For decades, the UG has been the only generalist research university in the Netherlands to offer degree programmes that result in a vocational engineering qualification (ir.). These programmes include applied research. This technological profile will now be strengthened by new investment by the Board of the University and the founding of the Groningen Engineering Center. This new phase will be marked by a symposium on 25 October where businesses and researchers will be able to meet each other.
The Groningen Engineering Center (GEC) will operate within the Faculty of Mathematics and Natural Sciences and concentrate all of the applied research at the UG. Members of the ENTEG research Institute (Engineering and Technology institute Groningen) will be joined by researchers in biochemical and chemical engineering and industrial/mechanical engineering, for example from Biomedical Engineering (UMCG), Computer Engineering, Applied Mathematics and Applied Physics, including the 2016 Spinoza prizewinner Bart van Wees. The GEC will also comprise biologists, pharmaceutical researchers, business scientists, economists and social scientists.
Watch the video of the GEC.
Prof. Jacquelien Scherpen, head of the GEC: ‘It will make it much clearer for other researchers at the UG and for the business world where they need to go with questions about engineering’. That visibility is sorely needed: applied research at the UG is sometimes called ‘the best kept secret in Groningen’.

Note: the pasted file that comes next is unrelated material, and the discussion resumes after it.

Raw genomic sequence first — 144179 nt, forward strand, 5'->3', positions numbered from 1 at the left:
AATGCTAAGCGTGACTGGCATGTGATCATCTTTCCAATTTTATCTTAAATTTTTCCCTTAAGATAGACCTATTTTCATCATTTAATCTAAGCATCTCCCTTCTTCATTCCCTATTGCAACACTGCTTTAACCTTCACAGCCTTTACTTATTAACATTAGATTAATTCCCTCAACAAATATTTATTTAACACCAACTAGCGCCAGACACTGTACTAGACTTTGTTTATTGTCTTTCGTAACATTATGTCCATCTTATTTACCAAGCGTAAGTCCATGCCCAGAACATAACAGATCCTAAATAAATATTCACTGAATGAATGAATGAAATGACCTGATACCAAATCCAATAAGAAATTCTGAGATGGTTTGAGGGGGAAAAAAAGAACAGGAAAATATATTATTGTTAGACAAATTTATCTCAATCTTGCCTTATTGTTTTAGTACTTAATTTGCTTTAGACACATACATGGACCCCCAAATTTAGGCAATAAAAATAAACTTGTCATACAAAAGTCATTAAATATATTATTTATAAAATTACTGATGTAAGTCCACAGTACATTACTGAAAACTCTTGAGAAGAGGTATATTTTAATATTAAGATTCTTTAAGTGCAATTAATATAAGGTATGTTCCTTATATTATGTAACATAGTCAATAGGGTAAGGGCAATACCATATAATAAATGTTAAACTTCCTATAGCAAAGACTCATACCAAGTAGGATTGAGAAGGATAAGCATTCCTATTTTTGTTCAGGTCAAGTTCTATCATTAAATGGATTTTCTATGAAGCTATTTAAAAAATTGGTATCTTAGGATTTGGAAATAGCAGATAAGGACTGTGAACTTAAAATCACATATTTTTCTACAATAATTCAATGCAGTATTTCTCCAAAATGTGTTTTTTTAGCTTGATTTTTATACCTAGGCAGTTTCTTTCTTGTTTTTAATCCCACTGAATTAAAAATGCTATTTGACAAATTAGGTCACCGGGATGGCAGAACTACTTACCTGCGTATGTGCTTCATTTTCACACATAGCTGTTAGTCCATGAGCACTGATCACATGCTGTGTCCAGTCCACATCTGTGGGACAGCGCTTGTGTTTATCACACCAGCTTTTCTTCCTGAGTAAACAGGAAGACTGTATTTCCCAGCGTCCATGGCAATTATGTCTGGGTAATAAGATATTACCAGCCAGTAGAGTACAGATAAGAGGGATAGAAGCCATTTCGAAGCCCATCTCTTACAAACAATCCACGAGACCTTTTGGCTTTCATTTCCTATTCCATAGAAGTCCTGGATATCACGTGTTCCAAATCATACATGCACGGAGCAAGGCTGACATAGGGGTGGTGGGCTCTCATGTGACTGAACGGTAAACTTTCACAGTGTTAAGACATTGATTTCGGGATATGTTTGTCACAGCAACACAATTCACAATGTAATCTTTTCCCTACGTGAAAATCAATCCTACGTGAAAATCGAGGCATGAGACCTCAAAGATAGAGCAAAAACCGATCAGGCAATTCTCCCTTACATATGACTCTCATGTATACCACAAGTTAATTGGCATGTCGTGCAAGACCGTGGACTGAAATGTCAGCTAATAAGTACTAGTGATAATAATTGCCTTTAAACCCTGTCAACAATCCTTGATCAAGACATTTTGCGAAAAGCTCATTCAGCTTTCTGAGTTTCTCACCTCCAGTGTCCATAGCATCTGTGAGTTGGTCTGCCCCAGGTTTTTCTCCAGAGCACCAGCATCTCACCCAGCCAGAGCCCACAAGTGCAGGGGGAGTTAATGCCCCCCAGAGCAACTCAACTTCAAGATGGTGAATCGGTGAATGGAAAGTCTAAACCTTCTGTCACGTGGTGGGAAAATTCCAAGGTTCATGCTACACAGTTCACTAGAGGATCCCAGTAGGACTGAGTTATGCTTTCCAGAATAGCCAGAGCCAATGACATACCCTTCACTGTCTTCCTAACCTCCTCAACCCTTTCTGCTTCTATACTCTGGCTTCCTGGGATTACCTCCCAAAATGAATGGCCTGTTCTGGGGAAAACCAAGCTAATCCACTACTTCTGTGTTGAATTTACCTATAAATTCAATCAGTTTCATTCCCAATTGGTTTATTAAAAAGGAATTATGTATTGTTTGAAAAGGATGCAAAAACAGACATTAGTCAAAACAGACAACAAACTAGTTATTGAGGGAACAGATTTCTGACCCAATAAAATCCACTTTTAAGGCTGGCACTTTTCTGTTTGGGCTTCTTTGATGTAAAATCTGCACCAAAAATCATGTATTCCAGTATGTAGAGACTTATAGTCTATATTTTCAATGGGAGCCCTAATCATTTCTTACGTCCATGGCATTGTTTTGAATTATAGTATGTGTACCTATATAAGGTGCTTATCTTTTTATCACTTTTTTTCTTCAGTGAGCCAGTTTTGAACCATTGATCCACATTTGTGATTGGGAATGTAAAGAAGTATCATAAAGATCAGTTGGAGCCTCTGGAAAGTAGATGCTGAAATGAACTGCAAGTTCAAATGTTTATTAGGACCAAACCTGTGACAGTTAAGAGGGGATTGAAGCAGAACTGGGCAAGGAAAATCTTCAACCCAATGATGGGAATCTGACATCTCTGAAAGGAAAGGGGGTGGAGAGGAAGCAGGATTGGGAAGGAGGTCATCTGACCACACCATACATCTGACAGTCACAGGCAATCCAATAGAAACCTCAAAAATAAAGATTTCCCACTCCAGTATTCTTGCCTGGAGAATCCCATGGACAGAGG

The applied research is motivated by the application possibilities. ‘The actual application is much closer for us, think of a term of 5 to 10 years, than for researchers doing more fundamental work.’ Scherpen is an applied mathematician. ‘When I think up a research question, I always take the practical application possibilities into account.’
Applied research at the UG is embedded in a generalist university. Scherpen regards this as an advantage. ‘For example, I work on regulatory mechanisms for the electricity network, which have to process the variable amounts of sustainable energy from windmills and solar panels. I concentrate on the mechanisms, my colleague Linda Steg, who is an environmental psychologist, researches how acceptable my solutions will be for society. I then process her results into the regulatory mechanisms.’
In the meantime, UG engineers are making all sorts of things, from medical implants to new application methods for drugs, from a platform to harvest wave energy to microscopically small switches for electronics that will work on totally new principles. ‘We might not have the breadth of a Technological University, but the way we embed our research is second to none.’ An engineer who helps biologists to explain the behaviour of a flock of starlings can use the resulting mathematical models to guide groups of robots.
The GEC has been awarded extra funding by the Board of the University to appoint six new researchers, each of whom can appoint a PhD student. Extra support personnel will also be appointed. The GEC is also designing two new Master’s degree programmes: Mechanical Engineering / Advanced Instrumentation in cooperation with SRON (Space Research Organisation Netherlands), Astron, the UMCG’s proton therapy Centre and KVI-CART, and Systems & Control in cooperation with the University of Twente.
An extra spotlight will be placed on the applied research of the GEC during a symposium on 25 October in Groningen, where GEC researchers will present their work to UG colleagues and businesses. During this symposium, Dr Herry Nijhuis, the new director of Technology Foundation STW, will give his first official speech.
Faculty of Mathematics and Natural Sciences
Faculty of Economics and Business
Faculty of Medical Sciences
KVI - Center for Advanced Radiation Technology
For more information about GEC, please contact: Prof. Jacquelien Scherpen, email@example.com, +31503638791
For more information about the symposium, see rug.nl/engineering.
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